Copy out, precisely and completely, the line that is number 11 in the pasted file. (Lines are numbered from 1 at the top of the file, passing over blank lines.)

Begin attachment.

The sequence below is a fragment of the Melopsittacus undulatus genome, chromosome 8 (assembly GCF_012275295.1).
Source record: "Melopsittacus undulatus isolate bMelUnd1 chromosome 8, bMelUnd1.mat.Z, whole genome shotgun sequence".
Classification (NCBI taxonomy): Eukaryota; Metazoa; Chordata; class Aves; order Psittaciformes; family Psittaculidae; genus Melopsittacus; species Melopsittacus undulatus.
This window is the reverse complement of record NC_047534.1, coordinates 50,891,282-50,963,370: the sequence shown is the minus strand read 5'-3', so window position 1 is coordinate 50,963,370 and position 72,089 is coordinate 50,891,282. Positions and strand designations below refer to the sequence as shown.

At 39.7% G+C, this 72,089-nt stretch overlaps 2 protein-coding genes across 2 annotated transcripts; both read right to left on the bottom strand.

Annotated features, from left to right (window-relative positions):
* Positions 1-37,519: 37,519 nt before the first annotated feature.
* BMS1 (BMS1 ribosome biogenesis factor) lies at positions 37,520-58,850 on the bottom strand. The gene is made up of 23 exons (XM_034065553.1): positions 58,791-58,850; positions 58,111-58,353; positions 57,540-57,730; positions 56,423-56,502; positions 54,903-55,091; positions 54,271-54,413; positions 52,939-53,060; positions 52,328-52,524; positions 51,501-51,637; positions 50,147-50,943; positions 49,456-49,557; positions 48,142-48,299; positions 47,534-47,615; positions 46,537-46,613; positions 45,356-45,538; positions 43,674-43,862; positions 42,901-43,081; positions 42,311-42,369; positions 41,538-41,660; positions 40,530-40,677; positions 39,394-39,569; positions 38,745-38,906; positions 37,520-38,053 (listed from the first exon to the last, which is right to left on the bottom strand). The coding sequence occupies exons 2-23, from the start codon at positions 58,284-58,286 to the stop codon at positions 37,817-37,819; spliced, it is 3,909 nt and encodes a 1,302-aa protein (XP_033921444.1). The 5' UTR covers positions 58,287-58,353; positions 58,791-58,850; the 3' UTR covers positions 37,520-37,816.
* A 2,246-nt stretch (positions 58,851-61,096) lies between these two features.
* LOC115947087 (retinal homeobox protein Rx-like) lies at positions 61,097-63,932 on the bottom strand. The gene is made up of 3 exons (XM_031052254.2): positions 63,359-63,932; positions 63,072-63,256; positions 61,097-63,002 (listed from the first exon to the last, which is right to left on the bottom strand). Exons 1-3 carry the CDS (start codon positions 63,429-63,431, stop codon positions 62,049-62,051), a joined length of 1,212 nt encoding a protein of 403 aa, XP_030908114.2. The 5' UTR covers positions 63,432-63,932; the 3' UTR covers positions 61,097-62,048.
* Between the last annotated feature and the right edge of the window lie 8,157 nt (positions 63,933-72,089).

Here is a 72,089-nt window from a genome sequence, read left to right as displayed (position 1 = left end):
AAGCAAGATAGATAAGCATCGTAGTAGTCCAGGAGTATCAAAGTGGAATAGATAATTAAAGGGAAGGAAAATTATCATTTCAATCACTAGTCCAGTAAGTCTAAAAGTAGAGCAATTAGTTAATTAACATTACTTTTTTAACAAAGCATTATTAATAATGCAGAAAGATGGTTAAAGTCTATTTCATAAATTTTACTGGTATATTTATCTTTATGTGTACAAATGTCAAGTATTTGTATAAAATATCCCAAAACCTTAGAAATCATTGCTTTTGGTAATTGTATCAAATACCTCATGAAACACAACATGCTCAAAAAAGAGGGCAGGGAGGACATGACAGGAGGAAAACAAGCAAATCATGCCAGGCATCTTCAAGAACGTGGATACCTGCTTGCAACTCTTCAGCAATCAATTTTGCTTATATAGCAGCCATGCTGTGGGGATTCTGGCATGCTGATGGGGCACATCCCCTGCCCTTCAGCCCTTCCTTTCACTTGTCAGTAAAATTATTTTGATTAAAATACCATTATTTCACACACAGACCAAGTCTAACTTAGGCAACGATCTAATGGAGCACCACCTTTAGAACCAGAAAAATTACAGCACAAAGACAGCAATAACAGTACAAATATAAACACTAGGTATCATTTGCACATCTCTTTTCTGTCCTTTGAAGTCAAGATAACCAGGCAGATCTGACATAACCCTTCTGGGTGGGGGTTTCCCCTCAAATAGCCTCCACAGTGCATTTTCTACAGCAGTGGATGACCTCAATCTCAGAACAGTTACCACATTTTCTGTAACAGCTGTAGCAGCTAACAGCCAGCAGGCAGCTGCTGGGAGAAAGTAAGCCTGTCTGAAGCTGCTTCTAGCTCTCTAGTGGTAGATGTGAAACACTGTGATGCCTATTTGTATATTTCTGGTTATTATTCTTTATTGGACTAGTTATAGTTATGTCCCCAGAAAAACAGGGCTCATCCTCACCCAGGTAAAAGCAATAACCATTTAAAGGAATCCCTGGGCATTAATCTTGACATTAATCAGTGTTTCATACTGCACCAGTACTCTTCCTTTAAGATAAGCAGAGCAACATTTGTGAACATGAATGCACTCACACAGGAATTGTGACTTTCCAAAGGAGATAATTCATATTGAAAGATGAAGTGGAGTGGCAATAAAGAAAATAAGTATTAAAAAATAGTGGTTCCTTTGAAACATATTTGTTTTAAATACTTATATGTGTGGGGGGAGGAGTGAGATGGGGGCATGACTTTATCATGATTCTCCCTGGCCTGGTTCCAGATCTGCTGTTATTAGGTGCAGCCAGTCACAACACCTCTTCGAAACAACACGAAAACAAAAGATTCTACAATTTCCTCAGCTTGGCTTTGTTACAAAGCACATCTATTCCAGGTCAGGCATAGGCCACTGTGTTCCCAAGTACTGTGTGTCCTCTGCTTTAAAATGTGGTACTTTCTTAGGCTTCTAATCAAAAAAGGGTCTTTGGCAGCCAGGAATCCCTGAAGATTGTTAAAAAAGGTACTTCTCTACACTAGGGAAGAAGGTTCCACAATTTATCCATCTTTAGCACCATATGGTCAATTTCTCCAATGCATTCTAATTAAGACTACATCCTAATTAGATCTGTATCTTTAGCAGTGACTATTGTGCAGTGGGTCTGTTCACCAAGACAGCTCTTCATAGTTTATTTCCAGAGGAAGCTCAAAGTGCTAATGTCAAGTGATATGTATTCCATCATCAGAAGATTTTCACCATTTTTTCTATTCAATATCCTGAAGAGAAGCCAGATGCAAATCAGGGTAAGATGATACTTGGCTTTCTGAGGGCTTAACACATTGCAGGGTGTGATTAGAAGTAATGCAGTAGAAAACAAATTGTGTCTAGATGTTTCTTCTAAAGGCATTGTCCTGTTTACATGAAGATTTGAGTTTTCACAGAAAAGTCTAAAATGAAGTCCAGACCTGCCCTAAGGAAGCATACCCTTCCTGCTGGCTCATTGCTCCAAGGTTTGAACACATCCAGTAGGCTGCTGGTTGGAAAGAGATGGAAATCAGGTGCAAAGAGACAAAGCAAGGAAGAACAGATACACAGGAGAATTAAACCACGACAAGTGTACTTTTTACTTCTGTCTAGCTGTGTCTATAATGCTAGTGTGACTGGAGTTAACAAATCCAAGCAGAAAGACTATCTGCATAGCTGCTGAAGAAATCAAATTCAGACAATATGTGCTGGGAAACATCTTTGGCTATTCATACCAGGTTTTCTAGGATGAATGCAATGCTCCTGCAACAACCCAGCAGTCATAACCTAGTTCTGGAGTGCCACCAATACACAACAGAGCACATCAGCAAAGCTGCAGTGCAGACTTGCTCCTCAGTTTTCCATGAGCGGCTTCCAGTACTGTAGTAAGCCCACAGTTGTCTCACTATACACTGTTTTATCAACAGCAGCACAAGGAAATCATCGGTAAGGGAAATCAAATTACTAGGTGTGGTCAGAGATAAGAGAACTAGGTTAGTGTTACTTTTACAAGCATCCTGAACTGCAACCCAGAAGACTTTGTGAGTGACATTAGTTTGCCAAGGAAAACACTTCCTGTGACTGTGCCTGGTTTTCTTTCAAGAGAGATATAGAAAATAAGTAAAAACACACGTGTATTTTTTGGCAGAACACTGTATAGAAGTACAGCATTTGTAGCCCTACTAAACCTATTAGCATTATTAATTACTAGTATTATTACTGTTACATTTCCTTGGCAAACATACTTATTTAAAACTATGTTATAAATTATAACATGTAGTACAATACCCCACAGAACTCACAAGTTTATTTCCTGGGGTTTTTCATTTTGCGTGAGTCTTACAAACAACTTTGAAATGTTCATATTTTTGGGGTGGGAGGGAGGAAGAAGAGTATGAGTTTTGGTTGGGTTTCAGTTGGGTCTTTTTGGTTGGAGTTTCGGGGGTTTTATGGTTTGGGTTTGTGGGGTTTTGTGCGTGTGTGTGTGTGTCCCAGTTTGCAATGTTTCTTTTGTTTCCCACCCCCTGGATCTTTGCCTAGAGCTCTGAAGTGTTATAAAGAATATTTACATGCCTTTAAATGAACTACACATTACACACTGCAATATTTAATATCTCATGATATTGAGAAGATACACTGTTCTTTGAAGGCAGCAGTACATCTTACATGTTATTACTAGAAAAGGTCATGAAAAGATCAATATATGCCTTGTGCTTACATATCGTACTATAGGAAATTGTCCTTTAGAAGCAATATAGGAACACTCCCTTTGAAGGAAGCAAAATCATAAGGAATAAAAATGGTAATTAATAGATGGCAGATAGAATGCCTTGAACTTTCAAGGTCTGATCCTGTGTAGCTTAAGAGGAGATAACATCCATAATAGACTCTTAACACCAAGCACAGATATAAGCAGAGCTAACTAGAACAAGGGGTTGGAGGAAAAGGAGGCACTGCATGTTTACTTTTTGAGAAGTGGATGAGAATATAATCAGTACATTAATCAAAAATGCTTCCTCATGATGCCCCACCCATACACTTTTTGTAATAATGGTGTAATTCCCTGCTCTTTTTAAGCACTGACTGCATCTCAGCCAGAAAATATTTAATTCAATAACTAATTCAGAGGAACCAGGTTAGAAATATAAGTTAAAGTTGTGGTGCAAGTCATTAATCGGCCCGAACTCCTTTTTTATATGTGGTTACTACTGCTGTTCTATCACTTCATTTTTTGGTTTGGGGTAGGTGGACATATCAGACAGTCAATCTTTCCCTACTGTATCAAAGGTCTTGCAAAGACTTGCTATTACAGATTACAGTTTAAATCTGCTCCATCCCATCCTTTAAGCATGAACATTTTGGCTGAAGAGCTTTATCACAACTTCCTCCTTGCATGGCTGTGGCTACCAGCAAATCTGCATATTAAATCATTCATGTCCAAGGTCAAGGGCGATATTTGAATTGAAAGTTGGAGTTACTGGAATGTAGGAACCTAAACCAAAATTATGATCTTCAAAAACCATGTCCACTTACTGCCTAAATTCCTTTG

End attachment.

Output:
* Between the last annotated feature and the right edge of the window lie 8,157 nt (positions 63,933-72,089).